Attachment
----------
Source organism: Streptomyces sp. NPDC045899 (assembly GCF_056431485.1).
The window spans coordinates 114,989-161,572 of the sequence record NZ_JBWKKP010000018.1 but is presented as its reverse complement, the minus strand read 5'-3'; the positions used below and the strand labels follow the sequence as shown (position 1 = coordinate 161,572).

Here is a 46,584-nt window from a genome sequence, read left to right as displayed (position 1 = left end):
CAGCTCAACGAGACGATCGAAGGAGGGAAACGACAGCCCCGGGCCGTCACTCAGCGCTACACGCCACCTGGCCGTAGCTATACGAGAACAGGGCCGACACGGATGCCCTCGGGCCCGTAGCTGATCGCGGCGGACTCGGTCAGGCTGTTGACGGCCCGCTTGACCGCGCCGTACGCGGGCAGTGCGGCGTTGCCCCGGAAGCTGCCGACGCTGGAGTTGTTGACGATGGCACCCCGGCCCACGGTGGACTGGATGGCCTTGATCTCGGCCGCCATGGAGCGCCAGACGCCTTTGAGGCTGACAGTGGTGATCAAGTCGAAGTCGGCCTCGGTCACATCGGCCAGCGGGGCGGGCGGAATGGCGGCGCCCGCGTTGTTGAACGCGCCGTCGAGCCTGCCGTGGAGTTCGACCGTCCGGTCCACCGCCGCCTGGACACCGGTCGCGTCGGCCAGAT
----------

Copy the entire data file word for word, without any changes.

Source organism: Streptomyces sp. NPDC045899 (assembly GCF_056431485.1).
The window spans coordinates 114,989-161,572 of the sequence record NZ_JBWKKP010000018.1 but is presented as its reverse complement, the minus strand read 5'-3'; the positions used below and the strand labels follow the sequence as shown (position 1 = coordinate 161,572).

Here is a 46,584-nt window from a genome sequence, read left to right as displayed (position 1 = left end):
CAGCTCAACGAGACGATCGAAGGAGGGAAACGACAGCCCCGGGCCGTCACTCAGCGCTACACGCCACCTGGCCGTAGCTATACGAGAACAGGGCCGACACGGATGCCCTCGGGCCCGTAGCTGATCGCGGCGGACTCGGTCAGGCTGTTGACGGCCCGCTTGACCGCGCCGTACGCGGGCAGTGCGGCGTTGCCCCGGAAGCTGCCGACGCTGGAGTTGTTGACGATGGCACCCCGGCCCACGGTGGACTGGATGGCCTTGATCTCGGCCGCCATGGAGCGCCAGACGCCTTTGAGGCTGACAGTGGTGATCAAGTCGAAGTCGGCCTCGGTCACATCGGCCAGCGGGGCGGGCGGAATGGCGGCGCCCGCGTTGTTGAACGCGCCGTCGAGCCTGCCGTGGAGTTCGACCGTCCGGTCCACCGCCGCCTGGACACCGGTCGCGTCGGCCAGAT